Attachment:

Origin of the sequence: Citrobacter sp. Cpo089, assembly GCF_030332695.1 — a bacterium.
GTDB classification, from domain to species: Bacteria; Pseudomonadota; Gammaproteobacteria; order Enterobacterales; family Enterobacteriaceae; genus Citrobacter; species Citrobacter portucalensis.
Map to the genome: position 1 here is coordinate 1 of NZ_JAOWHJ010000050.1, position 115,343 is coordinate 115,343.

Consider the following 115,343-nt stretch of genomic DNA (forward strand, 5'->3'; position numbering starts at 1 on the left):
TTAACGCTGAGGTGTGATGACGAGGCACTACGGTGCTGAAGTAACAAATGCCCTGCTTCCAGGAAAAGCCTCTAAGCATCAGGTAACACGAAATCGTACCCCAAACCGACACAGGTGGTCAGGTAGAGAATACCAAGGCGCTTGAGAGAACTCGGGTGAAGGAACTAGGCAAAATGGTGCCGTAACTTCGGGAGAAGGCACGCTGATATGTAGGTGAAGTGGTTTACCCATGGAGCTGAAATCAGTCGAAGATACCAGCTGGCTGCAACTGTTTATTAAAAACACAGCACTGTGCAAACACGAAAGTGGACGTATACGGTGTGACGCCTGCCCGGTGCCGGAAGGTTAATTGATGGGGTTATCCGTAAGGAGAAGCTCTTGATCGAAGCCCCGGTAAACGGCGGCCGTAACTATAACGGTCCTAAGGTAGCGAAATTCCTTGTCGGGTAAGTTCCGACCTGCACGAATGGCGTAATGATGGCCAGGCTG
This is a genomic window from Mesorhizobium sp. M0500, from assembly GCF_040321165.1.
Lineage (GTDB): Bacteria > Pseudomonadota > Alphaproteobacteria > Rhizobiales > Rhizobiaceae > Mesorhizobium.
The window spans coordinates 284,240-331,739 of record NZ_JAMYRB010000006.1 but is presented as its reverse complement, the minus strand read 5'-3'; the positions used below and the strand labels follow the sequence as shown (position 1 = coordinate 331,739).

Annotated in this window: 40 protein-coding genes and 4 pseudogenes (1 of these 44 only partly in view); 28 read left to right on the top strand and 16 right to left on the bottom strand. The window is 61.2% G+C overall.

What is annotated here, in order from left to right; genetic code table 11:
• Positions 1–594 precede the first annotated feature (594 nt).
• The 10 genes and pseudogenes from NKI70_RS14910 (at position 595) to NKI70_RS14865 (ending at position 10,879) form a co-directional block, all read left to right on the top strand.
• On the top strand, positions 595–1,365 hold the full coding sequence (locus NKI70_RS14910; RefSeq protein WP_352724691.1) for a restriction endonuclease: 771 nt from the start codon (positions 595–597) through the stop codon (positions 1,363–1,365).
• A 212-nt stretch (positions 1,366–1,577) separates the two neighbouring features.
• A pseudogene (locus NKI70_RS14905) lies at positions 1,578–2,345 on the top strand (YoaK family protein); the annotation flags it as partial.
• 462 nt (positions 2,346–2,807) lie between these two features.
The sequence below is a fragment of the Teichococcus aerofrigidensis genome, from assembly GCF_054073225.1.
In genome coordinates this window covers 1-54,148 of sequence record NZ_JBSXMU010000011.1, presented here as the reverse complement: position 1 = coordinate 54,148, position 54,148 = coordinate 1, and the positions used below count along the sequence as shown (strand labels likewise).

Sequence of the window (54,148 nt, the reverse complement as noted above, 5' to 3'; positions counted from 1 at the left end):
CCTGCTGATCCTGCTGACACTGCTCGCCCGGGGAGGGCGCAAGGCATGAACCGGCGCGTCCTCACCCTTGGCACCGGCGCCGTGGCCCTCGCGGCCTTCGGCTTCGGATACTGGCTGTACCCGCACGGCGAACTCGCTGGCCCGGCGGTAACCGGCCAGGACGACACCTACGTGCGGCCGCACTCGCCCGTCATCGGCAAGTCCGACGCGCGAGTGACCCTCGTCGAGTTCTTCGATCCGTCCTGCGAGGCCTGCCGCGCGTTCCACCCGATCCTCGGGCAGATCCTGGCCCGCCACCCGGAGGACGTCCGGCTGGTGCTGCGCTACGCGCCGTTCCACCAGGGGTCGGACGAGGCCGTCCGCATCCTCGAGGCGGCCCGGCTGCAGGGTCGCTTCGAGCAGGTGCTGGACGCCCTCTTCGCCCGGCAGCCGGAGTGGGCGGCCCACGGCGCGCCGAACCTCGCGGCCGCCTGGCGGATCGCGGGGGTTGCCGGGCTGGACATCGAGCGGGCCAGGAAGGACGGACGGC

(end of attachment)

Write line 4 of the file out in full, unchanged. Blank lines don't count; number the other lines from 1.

Consider the following 115,343-nt stretch of genomic DNA (forward strand, 5'->3'; position numbering starts at 1 on the left):